Heroes come in all shapes and sizes in the animal world as well as in the human realm. Perhaps those with four feet (or hooves in this case) don’t get all the attention they rightfully deserve, but in China, this has already begun to change.

Zhu Jianqiang, whose name translates to Strong-Willed Pig, survived more than a month buried under the devastating rubble of the 2008 earthquake that afflicted China’s Sichuan province.

The 8.0-magnitude quake, which occurred on May 12, 2008, claimed more than 90,000 lives and wreaked a path of devastating destruction all across Sichuan and parts of neighboring Shanxi and Gansu provinces, was considered the worst natural disaster in a generation.

Now Zhu, who is already considered a hero, is in the headlines once again, this time as the result of a successful clone.

Over the last few weeks, scientists have produced six piglets with DNA identical to their sire. They all look a lot like their father, bearing between their eyes an identical birthmark.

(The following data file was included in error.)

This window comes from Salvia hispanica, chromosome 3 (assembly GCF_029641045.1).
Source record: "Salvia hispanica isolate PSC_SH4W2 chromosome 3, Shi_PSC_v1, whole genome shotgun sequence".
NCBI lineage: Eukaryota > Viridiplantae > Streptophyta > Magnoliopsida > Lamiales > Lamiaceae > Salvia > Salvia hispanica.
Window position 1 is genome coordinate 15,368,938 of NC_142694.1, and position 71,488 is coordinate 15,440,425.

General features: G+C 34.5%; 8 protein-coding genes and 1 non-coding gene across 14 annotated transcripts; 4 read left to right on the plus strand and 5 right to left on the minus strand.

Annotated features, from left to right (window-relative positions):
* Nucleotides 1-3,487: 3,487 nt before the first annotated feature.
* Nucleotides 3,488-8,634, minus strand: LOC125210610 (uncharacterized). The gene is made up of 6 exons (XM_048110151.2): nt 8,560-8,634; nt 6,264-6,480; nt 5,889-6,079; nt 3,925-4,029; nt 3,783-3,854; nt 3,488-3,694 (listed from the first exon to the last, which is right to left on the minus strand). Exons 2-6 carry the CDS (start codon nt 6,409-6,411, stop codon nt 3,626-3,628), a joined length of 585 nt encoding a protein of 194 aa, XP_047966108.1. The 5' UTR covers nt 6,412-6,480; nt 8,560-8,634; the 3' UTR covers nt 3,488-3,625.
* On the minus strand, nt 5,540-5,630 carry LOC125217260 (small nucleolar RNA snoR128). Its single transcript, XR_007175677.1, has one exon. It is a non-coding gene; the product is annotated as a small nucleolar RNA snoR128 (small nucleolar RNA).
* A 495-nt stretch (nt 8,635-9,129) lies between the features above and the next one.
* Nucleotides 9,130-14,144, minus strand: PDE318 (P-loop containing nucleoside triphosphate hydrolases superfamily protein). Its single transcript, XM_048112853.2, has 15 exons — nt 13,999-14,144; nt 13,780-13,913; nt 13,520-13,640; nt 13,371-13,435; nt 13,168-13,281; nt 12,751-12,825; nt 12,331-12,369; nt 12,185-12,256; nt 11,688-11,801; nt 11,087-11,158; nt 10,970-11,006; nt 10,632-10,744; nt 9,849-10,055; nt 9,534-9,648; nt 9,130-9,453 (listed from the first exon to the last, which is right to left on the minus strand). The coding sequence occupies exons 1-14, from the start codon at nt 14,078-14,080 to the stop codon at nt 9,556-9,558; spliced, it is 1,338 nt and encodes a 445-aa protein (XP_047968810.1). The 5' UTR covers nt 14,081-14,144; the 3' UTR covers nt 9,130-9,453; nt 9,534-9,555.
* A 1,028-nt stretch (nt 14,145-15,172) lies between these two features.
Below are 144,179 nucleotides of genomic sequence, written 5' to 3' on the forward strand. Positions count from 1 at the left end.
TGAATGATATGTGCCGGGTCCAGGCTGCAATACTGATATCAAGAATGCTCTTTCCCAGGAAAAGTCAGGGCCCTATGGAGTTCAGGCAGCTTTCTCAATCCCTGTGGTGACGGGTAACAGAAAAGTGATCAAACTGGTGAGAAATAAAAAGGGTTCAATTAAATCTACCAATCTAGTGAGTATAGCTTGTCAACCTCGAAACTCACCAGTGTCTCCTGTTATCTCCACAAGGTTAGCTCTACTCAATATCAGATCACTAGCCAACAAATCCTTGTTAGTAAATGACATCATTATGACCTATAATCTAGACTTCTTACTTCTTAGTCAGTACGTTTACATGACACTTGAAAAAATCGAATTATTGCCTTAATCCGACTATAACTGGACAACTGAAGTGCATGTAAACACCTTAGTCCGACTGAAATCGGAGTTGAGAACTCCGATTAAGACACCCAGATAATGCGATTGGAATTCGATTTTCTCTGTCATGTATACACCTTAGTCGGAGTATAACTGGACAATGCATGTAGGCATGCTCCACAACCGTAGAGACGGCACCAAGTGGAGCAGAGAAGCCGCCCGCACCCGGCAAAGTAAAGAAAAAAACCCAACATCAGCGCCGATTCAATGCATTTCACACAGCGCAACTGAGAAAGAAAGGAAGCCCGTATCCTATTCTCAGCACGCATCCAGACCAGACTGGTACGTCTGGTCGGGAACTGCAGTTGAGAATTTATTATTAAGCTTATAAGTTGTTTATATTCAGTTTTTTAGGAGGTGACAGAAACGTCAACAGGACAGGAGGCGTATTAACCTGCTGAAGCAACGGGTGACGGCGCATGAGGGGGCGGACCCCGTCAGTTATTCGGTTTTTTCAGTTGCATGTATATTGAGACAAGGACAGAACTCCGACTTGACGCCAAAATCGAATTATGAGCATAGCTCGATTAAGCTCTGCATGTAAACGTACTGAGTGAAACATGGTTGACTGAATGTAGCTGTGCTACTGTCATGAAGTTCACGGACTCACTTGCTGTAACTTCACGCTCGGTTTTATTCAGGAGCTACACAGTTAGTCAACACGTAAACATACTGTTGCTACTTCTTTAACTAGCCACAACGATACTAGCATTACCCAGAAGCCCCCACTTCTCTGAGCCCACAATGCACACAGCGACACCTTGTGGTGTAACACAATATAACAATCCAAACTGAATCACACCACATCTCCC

As amazing as this is all by itself, consider the fact that Zhu was castrated before the earthquake struck, and the five-year-old pig (about 60 in human terms) was buried alive for 36 days before being rescued.

It is surmised that the 330-pound) pig survived his traumatic and harrowing ordeal by chewing charcoal and drinking rainwater.

It is expected that the piglets will be paired off and spend their lives in a museum and genetic institute, according to the Hong-Kong based Sunday Morning Post.

It would seem that sometimes even pigs are blessed with that intangible something that heroes are made of.

Go Zhu!




M Dee Dubroff is the penname of this freelance writer and former teacher originally from Brooklyn, New York. A writer of ghostly and horror fiction, she has branched out into the world of humorous non fiction writing and maintains eight web sites covering a wide variety of topics. She also writes feature articles for several local newspapers. Her book entitled: A Taste of Funny, and her website, Eat, Drink And Really Be Merry (http://www.ingestandimbibe.com) feature many well researched and humorous articles on the subject of food and drink.